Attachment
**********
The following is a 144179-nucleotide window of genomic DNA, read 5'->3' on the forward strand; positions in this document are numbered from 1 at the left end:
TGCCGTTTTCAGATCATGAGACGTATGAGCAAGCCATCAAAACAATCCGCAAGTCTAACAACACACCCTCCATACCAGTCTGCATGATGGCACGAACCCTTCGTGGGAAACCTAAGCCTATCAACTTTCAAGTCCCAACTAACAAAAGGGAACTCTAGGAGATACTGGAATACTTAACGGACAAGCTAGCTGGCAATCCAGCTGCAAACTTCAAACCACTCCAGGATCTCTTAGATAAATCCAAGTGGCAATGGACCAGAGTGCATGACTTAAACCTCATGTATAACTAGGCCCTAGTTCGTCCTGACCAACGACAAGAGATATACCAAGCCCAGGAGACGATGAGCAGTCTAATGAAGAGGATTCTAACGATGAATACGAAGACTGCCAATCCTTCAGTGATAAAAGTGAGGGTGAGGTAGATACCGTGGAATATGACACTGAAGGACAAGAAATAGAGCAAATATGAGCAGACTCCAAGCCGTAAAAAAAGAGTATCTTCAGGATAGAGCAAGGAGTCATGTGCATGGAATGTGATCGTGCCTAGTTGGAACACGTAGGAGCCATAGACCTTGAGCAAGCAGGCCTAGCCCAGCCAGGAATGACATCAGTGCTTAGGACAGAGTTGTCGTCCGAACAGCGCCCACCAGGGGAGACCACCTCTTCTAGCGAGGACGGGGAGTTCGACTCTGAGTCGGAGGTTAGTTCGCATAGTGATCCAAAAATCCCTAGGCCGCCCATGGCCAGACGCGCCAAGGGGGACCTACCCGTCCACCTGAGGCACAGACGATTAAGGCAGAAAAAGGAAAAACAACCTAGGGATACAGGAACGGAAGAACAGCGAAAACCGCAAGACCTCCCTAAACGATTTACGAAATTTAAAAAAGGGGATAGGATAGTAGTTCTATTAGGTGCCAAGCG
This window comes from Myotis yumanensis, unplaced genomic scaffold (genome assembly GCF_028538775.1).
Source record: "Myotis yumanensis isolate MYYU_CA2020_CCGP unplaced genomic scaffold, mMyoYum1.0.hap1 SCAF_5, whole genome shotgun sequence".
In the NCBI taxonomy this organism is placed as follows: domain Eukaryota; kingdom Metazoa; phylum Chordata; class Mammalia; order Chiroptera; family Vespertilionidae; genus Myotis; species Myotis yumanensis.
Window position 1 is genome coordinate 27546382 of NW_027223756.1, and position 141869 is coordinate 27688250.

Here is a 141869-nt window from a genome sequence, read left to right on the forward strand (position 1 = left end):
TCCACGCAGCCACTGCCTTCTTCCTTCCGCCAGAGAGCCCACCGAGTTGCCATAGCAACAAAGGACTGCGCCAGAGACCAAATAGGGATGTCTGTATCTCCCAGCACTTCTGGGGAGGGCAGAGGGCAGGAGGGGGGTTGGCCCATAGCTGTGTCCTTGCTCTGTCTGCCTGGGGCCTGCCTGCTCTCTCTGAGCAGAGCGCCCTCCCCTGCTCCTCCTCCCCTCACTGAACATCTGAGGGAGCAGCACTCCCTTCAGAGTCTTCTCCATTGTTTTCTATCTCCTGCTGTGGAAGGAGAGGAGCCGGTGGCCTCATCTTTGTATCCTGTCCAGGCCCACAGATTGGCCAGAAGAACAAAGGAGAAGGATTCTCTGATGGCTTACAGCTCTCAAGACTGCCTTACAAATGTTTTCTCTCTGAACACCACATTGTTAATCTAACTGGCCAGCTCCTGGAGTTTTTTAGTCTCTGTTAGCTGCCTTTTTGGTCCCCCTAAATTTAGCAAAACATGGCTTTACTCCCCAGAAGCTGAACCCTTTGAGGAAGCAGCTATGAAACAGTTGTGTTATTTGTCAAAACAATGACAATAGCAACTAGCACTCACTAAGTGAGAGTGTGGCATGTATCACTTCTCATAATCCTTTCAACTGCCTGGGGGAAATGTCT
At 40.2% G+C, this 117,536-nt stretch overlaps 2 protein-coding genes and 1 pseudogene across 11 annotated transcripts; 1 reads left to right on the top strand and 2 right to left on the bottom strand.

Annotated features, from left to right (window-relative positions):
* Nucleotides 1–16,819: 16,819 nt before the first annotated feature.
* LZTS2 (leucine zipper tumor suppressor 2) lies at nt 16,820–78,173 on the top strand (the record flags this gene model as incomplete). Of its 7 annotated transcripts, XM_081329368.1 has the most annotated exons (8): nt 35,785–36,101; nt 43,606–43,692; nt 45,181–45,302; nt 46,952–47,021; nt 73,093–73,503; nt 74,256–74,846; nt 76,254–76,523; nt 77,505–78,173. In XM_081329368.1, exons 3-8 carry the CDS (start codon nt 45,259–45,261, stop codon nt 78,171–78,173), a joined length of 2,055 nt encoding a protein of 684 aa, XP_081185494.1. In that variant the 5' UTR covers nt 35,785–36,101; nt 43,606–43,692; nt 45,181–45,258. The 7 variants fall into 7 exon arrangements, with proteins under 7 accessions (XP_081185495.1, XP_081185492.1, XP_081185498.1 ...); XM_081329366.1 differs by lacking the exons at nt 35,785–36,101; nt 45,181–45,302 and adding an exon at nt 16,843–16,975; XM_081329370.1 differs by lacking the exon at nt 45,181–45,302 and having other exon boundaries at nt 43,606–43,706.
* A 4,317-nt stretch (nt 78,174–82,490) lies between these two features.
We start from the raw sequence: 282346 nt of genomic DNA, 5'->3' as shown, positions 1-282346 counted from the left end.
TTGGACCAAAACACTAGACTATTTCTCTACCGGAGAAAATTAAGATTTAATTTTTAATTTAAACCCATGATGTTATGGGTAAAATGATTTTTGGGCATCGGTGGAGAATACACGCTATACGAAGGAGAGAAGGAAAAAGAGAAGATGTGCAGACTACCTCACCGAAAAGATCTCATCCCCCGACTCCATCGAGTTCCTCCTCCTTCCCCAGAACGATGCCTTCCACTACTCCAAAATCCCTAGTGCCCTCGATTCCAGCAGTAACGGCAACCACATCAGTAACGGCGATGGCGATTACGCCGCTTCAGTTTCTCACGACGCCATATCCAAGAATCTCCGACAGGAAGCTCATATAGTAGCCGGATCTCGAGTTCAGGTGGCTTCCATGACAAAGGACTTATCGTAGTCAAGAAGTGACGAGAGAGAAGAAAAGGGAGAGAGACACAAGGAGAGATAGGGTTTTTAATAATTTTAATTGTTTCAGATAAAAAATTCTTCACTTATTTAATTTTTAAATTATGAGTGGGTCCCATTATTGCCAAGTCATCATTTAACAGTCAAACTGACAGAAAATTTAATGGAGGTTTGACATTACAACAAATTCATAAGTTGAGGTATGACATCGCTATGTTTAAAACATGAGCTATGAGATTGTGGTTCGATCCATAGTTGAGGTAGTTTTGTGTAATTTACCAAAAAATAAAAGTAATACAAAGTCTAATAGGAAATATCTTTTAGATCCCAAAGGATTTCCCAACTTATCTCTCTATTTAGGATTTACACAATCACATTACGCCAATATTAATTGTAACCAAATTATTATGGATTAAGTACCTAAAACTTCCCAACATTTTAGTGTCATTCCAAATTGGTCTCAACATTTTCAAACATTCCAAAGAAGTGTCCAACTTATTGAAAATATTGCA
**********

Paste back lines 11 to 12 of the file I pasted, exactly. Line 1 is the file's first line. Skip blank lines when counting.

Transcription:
* Nucleotides 1–16,819: 16,819 nt before the first annotated feature.
* LZTS2 (leucine zipper tumor suppressor 2) lies at nt 16,820–78,173 on the top strand (the record flags this gene model as incomplete). Of its 7 annotated transcripts, XM_081329368.1 has the most annotated exons (8): nt 35,785–36,101; nt 43,606–43,692; nt 45,181–45,302; nt 46,952–47,021; nt 73,093–73,503; nt 74,256–74,846; nt 76,254–76,523; nt 77,505–78,173. In XM_081329368.1, exons 3-8 carry the CDS (start codon nt 45,259–45,261, stop codon nt 78,171–78,173), a joined length of 2,055 nt encoding a protein of 684 aa, XP_081185494.1. In that variant the 5' UTR covers nt 35,785–36,101; nt 43,606–43,692; nt 45,181–45,258. The 7 variants fall into 7 exon arrangements, with proteins under 7 accessions (XP_081185495.1, XP_081185492.1, XP_081185498.1 ...); XM_081329366.1 differs by lacking the exons at nt 35,785–36,101; nt 45,181–45,302 and adding an exon at nt 16,843–16,975; XM_081329370.1 differs by lacking the exon at nt 45,181–45,302 and having other exon boundaries at nt 43,606–43,706.